The expansion strategy was put on hold until about 2011 when American Roller began to grow again.
“The last two years, the company has doubled in size revenue wise, tripled in profits, and we've got 105 more people,” Cahalane said. “We are excited that the strategy worked because what that ultimately does is free up a lot of cash from which to reinvest in initiatives that we may not have otherwise went after in 2007 or 2008.”
The roller industry has been facing challenges, but Cahalane views those as opportunities.
“Over the last decade ... there's been a tremendous amount of downsizing,” he said.
In decades past, the 1990s and early 2000s, companies could rely on big, corporate engineering groups. Today, because of downsizing, very few companies have engineering teams.
“And as a result, we have a lot more generalists. A lot more people wearing a lot of hats,” Cahalane said.
In turn, there are fewer corporate deals. He recalls a large aluminum company that spent $3 million in 2008 and had 35 different rollers. The company deemed this too many and consolidated, reducing its need to three different rollers. However, it did not work as customers expected a certain turnaround time that was not being met.
He said the maintenance and engineering departments have had to wear several hats. Because they are focused on keeping things running “and because of these multiple hats and some of the people retiring, there is a vacuum gap in a lot of cases about roller tolerances, roller compounds and how rollers function on the production machine,” Cahalane said.
Clients are leaning more on roller companies to fill that gap. “They need that engineering knowledge, but they still like to be pretty unit-price focused,” he added.
Other changes are occurring in the industry besides the business transitioning from a printing focus. For example, business practices are changing.
Cahalane said when he joined American Roller, he saw a struggle with paperwork and tried to mandate if there was no purchase order, to stop production. His managers told him that would stop 40 percent of the business, so this was something to iron out.
Clients are working with multiple suppliers, he said, which makes sense. American Roller does the same. Everyone gets anxious with just one supplier, so that must be understood.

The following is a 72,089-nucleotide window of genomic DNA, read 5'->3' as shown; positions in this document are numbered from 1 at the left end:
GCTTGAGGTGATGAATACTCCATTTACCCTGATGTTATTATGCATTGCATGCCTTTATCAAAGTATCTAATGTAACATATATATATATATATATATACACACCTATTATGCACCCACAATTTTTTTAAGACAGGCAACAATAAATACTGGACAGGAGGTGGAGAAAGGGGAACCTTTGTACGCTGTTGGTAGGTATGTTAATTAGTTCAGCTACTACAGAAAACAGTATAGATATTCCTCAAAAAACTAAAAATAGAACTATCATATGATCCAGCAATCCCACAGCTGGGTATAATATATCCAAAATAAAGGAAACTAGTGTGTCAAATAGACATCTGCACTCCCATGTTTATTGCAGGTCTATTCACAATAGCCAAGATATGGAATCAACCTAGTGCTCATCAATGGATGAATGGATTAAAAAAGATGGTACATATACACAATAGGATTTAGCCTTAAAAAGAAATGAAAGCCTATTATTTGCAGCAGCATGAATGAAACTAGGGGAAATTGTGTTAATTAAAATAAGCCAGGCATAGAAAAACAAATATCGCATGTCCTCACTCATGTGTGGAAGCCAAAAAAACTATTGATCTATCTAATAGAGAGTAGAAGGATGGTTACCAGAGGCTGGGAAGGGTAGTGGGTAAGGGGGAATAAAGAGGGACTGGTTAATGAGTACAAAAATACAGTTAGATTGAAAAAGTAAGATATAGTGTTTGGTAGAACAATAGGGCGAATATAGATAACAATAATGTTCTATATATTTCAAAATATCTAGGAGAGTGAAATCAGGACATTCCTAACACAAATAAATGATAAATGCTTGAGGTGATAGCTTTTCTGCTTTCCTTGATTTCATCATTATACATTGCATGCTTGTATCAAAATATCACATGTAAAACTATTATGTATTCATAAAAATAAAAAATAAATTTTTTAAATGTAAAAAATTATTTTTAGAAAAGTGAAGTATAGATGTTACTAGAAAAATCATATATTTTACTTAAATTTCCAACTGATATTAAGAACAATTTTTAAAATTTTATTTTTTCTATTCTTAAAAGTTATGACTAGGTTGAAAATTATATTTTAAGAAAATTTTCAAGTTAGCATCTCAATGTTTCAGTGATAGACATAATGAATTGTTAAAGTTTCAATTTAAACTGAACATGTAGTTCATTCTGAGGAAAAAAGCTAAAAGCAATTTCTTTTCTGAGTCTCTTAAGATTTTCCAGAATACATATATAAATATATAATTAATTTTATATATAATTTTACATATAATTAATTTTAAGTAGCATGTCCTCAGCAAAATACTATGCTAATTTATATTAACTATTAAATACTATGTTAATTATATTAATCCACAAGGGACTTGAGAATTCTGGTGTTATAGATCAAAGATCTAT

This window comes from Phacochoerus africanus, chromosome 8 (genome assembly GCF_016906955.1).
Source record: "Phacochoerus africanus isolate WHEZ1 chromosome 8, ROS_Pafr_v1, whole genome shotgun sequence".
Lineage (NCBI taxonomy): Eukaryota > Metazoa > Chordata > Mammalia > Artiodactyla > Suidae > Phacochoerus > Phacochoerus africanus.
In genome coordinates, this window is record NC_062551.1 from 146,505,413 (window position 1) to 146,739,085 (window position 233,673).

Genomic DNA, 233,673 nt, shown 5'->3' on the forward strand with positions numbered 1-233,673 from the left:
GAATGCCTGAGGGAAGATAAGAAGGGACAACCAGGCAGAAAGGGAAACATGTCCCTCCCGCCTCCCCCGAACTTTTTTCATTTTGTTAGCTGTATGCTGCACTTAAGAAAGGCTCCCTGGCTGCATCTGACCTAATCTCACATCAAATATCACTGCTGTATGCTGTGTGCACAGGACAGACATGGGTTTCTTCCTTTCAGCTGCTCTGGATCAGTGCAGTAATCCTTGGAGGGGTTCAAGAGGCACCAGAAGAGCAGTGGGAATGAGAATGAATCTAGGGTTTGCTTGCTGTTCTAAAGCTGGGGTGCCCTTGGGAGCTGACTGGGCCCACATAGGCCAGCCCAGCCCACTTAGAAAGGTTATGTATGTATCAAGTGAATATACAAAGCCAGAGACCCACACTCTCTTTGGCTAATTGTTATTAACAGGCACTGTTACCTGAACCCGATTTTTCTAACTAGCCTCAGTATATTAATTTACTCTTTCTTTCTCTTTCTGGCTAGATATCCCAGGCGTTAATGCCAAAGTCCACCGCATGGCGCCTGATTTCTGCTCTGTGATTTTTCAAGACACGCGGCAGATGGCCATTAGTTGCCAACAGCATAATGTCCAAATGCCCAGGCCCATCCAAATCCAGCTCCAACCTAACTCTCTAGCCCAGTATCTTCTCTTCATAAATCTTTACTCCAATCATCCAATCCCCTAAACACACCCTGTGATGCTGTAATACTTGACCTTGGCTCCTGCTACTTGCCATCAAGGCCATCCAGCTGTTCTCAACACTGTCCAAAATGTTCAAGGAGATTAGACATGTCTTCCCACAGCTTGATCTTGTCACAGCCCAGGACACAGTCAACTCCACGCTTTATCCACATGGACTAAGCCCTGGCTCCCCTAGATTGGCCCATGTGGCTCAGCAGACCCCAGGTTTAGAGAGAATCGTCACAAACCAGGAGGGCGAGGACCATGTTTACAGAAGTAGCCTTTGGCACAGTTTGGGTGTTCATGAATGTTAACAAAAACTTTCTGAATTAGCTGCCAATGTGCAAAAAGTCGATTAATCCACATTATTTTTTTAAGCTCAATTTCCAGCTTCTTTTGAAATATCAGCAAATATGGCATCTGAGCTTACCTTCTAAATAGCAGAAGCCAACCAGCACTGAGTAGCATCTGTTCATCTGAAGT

Cahalane said one position shoulders most of the blame for clients not understanding the value of rollers: the plant manager. Rollers are important to a machine's productivity and quality, but he said some plant managers aim solely for a lower price. Plant managers are not really looking for continuous improvement.
If the plant manager undervalues the importance of a rubber roller, that belief can filter to the maintenance and engineering departments.
Cahalane said he is amazed about how important the roller is to production, and how little the customer actually knows about it.
“When you think about that, that's a big gap for being an efficient organization for our customers. And likewise for ourselves,” he said, noting that specifications will continue to change if customers do not understand the process.
In 2008, Cahalane said he kept saying, “If we don't innovate, if we don't change, we're going to die.”
The roller industry is not like software or mobile phone companies that change every six months, he said. Even though the industry has a longer time frame, it still needs to grow.
“We cannot just be happy with the status quo,” he added. Whether it is a new formulation or a better business practice, “as an industry, (we) have to challenge ourselves.”
To start that process, a company must first decipher how to innovate. That does not refer to something the company did 20 years ago, Cahalane said. That was great then, he said, but what about now?